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Recipe: Vieux Carre

The Vieux Carre is a true classic in the cocktail world. It was reportedly developed at the legendary Carousel Bar in New Orleans sometime in the 1930s, on the heels of the drinks boomtime that helped define the “Roaring 20s.” It’s essentially a complex riff on a Manhattan with ingredients that speak to the vibrant, multi-cultural cocktail world of Prohibition-era New Orleans. The name, pronounced voh care-eh, means “old square” and refers to perhaps the most infamous drinking location on Earth, the French Quarter.

This is a bold cocktail with big flavors – two kinds of bitters, plus Cognac, and whiskey – so it’s meant to be slowly sipped. As such, some bartenders recommend constructing this one in a rocks glass, as you would an Old Fashioned, to avoid the slight dilution that comes with stirring over ice in a mixing glass first. I like my cocktails cold, however, and short of chilling all the ingredients along with the glass, I prefer to just kick up the amount of rye in this recipe to offset whatever water will eventually get in the drink from first stirring over ice. Speaking of which, apologies to all cocktail purists out there for the garbage ice in this photo. Sometimes, we have to make do with what we have…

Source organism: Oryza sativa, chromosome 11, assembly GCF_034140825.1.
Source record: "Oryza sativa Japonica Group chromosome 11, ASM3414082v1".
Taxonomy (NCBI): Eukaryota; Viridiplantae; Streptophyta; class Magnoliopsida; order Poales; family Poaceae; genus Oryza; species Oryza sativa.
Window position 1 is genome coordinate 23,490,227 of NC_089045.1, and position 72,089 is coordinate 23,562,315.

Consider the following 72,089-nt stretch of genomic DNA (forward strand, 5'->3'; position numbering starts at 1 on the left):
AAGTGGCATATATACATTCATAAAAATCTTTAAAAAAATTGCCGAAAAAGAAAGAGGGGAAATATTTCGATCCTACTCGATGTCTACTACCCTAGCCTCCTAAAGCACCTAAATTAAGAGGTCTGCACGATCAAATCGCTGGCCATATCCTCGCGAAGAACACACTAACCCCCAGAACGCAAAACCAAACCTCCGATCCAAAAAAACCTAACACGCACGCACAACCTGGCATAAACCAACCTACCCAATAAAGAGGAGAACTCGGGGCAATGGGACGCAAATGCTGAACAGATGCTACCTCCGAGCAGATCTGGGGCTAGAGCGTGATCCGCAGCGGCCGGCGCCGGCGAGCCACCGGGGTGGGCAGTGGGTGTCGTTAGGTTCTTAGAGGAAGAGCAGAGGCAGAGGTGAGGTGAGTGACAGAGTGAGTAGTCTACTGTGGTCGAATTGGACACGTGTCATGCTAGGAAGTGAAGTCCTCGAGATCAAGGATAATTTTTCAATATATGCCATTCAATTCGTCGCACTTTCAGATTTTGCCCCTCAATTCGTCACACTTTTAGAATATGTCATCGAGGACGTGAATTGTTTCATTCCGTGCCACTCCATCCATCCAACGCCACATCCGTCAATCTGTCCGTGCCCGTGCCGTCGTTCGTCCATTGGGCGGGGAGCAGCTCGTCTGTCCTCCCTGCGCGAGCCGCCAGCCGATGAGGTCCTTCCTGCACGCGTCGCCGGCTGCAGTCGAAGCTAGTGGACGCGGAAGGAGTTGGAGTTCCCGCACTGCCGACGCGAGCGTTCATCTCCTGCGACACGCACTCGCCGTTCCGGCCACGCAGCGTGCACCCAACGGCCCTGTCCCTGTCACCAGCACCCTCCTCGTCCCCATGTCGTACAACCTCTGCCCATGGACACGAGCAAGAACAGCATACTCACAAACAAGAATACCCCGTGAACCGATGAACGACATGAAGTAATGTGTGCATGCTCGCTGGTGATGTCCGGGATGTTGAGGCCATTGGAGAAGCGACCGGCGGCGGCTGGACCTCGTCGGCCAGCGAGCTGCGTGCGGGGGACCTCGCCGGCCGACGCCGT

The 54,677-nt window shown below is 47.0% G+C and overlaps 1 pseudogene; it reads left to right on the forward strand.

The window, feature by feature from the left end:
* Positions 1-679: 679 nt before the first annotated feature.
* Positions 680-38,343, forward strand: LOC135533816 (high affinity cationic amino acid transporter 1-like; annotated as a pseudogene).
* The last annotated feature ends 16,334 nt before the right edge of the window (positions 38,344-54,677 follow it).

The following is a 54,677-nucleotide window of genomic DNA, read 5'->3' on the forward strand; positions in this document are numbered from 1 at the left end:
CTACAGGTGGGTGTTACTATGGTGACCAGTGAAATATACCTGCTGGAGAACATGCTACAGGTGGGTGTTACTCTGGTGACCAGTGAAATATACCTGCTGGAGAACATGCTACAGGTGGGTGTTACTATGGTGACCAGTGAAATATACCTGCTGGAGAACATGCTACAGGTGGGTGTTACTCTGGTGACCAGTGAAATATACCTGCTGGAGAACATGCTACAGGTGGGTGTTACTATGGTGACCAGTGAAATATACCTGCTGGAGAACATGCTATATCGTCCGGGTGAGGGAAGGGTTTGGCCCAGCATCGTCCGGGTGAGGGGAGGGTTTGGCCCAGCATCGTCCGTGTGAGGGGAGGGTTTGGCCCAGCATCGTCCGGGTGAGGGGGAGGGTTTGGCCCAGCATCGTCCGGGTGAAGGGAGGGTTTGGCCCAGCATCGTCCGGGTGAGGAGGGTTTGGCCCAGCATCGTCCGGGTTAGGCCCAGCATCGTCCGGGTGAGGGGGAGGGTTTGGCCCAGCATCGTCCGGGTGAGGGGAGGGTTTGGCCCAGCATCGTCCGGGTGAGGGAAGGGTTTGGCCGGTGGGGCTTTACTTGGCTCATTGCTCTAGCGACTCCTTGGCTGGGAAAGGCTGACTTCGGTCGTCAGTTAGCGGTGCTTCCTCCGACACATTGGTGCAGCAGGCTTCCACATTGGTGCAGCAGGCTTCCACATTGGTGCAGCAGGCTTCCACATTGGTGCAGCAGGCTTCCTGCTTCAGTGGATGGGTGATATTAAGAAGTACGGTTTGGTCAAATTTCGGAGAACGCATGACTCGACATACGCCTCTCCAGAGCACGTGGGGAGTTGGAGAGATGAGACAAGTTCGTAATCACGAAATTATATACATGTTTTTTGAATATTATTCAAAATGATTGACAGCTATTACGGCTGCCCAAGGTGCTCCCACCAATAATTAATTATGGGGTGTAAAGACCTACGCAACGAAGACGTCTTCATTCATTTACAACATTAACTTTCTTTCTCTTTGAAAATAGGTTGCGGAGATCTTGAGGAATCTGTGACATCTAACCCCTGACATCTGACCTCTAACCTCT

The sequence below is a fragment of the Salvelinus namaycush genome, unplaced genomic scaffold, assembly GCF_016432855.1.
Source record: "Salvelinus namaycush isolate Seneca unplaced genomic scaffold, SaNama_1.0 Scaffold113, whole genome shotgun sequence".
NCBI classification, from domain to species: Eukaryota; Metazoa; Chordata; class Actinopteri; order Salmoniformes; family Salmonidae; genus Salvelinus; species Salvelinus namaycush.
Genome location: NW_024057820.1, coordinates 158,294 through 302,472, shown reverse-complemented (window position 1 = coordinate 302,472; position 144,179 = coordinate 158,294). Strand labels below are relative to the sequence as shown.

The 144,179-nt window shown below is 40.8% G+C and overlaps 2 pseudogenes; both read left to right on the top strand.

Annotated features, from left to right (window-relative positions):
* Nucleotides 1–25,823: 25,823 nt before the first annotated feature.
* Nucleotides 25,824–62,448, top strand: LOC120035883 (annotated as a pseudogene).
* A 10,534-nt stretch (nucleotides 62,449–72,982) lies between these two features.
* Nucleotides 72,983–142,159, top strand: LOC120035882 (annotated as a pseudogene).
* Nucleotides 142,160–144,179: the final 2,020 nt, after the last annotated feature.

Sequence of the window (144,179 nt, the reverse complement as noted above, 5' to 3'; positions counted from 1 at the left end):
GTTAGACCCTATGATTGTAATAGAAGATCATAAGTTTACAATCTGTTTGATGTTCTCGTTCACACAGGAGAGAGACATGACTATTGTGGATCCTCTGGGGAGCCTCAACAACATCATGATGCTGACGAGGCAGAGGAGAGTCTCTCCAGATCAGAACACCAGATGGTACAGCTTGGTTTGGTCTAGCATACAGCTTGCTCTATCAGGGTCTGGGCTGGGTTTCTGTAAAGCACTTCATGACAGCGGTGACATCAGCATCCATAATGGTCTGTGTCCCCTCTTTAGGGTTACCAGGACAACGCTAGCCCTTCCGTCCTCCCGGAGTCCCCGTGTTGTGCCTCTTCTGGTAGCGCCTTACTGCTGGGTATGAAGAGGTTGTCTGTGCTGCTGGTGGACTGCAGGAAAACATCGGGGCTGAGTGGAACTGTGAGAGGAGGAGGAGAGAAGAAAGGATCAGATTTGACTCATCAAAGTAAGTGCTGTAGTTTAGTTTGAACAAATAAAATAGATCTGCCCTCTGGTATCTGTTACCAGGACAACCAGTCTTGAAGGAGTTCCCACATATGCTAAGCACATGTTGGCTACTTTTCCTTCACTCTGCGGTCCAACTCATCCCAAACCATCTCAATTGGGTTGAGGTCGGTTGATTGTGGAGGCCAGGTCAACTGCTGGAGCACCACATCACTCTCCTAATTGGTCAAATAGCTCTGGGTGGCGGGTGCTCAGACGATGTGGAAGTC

Vieux Carre
1 oz. rye whiskey (preferably 100 proof or better)
.75 oz. Cognac
.75 oz. sweet vermouth
.5 oz. Benedictine liqueur
2 dashes Peychaud’s bitters
2 dashes Angostura bitters

Combine all ingredients in a mixing glass with ice and stir well. Strain into an Old Fashioned glass. Garnish with a good cocktail cherry.

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Drew Beard

Drew Beard is Assistant Editor and Social Media Manager for Drinkhacker. He has studied and written about beer, whisk(e)y, and other spirits since he first started drinking them. A recovering Federal government employee of 10+ years, he is happy to have finally found a career where it is acceptable to drink on the job.

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